This review is geopoetic due to my interpretations of their interpretations of geology.
Anyone could point out several factors that make up a city. In a quick glance, it’s easy to see the layers of pollution, vehicles rushing by, statues that hark to another era of local history, buildings being built up and other ones being torn down. But where did the city come from? All those buildings are made out of something. And what about time? How has the literal influence of time changed the landscape, health and aesthetic of the city?
In Smudge Studio’s Geologic City: A Field Guide to the GeoArchitecture of New York, the guide visits twenty sites in New York City that identify geologic material and consider their relationship with the space they inhabit and once inhabited. The examples takes readers all over New York City and the world — sometimes even the galaxy — and the guide provides an interpretation the human connection to this geologic material or process. Smudge Studio follows the Dutch scientist Paul Crutzen’s idea that the modern human impact on the planet is so massive that is is “geologic in scale” and worth of its own era, the Anthropoecene.
In other words, the city is not just the remnants of social history, but also of geological and natural history.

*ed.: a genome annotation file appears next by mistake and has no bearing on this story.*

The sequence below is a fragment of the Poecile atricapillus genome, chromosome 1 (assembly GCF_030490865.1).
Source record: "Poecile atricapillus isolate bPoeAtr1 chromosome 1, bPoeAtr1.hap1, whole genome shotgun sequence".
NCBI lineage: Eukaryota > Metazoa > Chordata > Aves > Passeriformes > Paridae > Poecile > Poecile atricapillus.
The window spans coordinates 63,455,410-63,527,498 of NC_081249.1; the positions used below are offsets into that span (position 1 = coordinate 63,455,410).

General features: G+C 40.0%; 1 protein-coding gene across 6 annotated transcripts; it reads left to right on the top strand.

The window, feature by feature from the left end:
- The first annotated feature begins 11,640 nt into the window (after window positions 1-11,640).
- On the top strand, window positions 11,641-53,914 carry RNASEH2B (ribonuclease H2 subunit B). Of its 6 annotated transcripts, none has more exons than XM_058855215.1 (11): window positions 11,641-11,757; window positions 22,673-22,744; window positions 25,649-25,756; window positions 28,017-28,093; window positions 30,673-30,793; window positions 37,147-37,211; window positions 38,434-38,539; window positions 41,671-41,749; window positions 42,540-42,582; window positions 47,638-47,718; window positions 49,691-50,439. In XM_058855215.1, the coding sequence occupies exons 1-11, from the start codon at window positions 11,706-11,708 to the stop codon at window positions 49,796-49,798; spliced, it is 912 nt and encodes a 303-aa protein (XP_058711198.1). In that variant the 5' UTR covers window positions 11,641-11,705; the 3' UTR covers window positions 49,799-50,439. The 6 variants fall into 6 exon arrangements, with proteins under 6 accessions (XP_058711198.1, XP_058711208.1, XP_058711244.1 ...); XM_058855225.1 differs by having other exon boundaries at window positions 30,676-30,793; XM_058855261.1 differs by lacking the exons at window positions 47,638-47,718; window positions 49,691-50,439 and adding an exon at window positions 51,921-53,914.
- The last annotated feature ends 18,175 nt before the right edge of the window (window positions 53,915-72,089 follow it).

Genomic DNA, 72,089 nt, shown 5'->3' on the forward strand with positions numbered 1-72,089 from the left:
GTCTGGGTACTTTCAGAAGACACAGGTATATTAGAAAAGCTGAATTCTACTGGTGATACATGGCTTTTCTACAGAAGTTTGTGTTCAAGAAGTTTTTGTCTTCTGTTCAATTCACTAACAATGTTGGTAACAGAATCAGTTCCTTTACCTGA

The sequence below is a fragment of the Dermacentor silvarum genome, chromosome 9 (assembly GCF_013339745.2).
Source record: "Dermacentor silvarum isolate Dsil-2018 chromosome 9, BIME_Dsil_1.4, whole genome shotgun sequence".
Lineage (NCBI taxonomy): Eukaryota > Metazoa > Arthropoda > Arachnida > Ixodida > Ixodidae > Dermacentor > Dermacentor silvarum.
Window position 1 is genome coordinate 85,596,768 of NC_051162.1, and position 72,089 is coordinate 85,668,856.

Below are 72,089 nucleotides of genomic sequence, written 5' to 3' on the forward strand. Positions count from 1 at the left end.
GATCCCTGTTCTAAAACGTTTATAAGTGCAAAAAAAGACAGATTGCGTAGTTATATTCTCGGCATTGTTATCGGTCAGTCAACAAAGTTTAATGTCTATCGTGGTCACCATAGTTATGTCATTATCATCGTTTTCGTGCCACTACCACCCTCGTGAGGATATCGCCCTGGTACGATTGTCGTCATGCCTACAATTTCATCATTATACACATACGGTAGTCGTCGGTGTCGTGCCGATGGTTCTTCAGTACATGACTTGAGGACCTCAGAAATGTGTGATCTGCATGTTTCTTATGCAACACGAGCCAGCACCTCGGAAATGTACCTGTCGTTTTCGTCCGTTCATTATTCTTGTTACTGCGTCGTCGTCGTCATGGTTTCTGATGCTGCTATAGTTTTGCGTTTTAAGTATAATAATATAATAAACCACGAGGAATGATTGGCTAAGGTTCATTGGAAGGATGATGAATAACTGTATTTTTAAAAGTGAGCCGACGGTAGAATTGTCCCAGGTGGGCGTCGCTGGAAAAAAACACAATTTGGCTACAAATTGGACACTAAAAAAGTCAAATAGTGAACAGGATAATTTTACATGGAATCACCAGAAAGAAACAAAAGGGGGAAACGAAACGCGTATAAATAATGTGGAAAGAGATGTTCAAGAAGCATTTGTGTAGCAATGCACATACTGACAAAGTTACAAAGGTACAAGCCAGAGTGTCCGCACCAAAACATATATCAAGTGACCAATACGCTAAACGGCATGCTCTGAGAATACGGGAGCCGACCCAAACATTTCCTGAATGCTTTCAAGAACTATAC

Geologic City takes some of the most ubiquitous icons of New York City and reverts them into their natural subterranean origins. For example, it points out that the famous yellow taxis derive their golden glow from a paint made out of crude oil. In another snapshot, the guide contemplates how humans themselves turn into carbon deposits at the Greenwood Cemetery in Brooklyn, home of the bones of over half a million people.
The new perspective Geologic City lends is a surprisingly fresh and new way of thinking about the built environment. At a time when when the local food movement is at its peak, it’s curious to think that there is less noise made about the geography of building materials. While Geologic City encourages people to “recalibrate [their] sense[s] of the City,” it also raises important questions about the global (interplanetary!) relations of building cities and does a good job of being, well, down to earth about it.
If you’re interested in seeing the places listed in the guide, the book includes a map of all the examples.
Geologic City: A Field Guide To The GeoArchitecture Of New York
46 pages, 8.25″ x 4.5 x .25, FSC paper, vegetable inks
Smudge Studio, 2011
$10.00 USD + shipping and handling